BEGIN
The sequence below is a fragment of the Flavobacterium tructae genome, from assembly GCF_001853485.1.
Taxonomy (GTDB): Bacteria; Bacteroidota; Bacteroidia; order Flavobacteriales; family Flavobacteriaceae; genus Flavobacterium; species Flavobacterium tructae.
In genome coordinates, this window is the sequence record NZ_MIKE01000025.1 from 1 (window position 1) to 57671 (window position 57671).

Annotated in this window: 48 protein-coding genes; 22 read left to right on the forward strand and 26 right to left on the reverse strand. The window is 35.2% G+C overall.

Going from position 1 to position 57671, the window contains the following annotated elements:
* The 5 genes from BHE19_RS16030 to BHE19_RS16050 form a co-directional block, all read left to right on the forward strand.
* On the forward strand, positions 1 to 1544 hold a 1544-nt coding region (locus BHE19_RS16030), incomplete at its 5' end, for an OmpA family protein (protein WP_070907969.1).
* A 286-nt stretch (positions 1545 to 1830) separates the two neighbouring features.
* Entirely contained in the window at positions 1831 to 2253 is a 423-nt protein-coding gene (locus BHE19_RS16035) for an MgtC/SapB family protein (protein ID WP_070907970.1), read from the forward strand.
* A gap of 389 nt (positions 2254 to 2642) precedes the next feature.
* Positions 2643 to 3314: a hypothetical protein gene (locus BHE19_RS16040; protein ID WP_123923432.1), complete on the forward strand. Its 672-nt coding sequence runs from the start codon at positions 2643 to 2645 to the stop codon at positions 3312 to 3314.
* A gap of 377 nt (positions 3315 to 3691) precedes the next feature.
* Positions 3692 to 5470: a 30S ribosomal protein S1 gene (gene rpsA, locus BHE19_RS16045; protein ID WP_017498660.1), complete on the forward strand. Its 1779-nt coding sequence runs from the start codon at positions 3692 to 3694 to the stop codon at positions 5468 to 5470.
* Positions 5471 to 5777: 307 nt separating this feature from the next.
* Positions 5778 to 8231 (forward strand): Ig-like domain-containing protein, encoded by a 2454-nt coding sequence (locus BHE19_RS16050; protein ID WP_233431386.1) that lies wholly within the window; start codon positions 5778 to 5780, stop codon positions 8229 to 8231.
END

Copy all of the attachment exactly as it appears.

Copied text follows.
The sequence below is a fragment of the Flavobacterium tructae genome, from assembly GCF_001853485.1.
Taxonomy (GTDB): Bacteria; Bacteroidota; Bacteroidia; order Flavobacteriales; family Flavobacteriaceae; genus Flavobacterium; species Flavobacterium tructae.
In genome coordinates, this window is the sequence record NZ_MIKE01000025.1 from 1 (window position 1) to 57671 (window position 57671).

Annotated in this window: 48 protein-coding genes; 22 read left to right on the forward strand and 26 right to left on the reverse strand. The window is 35.2% G+C overall.

Going from position 1 to position 57671, the window contains the following annotated elements:
* The 5 genes from BHE19_RS16030 to BHE19_RS16050 form a co-directional block, all read left to right on the forward strand.
* On the forward strand, positions 1 to 1544 hold a 1544-nt coding region (locus BHE19_RS16030), incomplete at its 5' end, for an OmpA family protein (protein WP_070907969.1).
* A 286-nt stretch (positions 1545 to 1830) separates the two neighbouring features.
* Entirely contained in the window at positions 1831 to 2253 is a 423-nt protein-coding gene (locus BHE19_RS16035) for an MgtC/SapB family protein (protein ID WP_070907970.1), read from the forward strand.
* A gap of 389 nt (positions 2254 to 2642) precedes the next feature.
* Positions 2643 to 3314: a hypothetical protein gene (locus BHE19_RS16040; protein ID WP_123923432.1), complete on the forward strand. Its 672-nt coding sequence runs from the start codon at positions 2643 to 2645 to the stop codon at positions 3312 to 3314.
* A gap of 377 nt (positions 3315 to 3691) precedes the next feature.
* Positions 3692 to 5470: a 30S ribosomal protein S1 gene (gene rpsA, locus BHE19_RS16045; protein ID WP_017498660.1), complete on the forward strand. Its 1779-nt coding sequence runs from the start codon at positions 3692 to 3694 to the stop codon at positions 5468 to 5470.
* Positions 5471 to 5777: 307 nt separating this feature from the next.
* Positions 5778 to 8231 (forward strand): Ig-like domain-containing protein, encoded by a 2454-nt coding sequence (locus BHE19_RS16050; protein ID WP_233431386.1) that lies wholly within the window; start codon positions 5778 to 5780, stop codon positions 8229 to 8231.